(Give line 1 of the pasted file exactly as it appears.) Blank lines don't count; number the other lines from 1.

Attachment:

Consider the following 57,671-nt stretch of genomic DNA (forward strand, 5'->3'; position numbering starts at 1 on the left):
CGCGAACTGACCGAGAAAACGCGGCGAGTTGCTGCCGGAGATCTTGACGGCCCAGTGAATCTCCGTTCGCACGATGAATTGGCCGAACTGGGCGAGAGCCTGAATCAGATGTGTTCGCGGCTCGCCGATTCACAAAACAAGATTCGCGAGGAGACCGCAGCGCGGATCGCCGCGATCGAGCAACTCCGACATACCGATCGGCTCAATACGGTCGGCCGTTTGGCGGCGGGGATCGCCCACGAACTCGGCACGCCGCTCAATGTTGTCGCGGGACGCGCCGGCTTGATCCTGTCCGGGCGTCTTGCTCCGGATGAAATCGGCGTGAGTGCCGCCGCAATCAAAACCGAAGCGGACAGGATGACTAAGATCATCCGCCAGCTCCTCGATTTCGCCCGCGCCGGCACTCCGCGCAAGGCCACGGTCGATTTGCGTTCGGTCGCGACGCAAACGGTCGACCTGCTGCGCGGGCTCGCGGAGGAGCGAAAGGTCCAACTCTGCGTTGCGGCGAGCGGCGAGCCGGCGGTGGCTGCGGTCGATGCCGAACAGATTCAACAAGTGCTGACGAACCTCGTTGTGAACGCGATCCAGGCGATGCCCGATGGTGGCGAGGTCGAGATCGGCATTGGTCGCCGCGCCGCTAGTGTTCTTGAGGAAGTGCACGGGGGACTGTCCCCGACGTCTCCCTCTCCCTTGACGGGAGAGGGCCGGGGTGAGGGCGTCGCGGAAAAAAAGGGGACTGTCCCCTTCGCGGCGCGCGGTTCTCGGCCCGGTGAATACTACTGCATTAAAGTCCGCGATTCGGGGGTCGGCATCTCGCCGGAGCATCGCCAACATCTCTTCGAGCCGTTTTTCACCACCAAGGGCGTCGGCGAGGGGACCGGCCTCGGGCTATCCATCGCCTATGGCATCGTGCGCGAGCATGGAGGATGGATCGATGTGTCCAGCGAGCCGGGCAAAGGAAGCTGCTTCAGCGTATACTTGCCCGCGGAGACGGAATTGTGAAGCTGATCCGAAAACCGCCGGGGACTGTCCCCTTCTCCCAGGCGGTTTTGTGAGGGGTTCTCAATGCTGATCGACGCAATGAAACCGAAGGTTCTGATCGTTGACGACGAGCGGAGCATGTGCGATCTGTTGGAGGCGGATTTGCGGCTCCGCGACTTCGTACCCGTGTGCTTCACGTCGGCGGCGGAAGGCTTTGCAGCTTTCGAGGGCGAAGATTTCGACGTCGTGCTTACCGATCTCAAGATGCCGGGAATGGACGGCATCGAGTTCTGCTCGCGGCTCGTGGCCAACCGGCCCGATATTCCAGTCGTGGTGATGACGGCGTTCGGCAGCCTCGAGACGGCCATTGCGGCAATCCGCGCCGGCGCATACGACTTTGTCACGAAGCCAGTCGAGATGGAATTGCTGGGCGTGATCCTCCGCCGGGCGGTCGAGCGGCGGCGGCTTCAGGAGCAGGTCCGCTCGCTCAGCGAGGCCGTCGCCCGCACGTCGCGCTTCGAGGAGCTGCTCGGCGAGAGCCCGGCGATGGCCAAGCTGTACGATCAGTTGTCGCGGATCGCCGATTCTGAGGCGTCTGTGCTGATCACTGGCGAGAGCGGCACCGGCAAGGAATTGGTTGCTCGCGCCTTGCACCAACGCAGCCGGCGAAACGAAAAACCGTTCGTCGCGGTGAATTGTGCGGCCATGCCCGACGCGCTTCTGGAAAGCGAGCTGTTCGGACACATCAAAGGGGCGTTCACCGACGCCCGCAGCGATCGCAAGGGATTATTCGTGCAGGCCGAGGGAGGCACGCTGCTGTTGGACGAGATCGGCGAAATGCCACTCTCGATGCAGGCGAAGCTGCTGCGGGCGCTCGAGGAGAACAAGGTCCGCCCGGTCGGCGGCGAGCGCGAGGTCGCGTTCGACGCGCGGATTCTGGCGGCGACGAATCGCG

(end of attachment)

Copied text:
Consider the following 57,671-nt stretch of genomic DNA (forward strand, 5'->3'; position numbering starts at 1 on the left):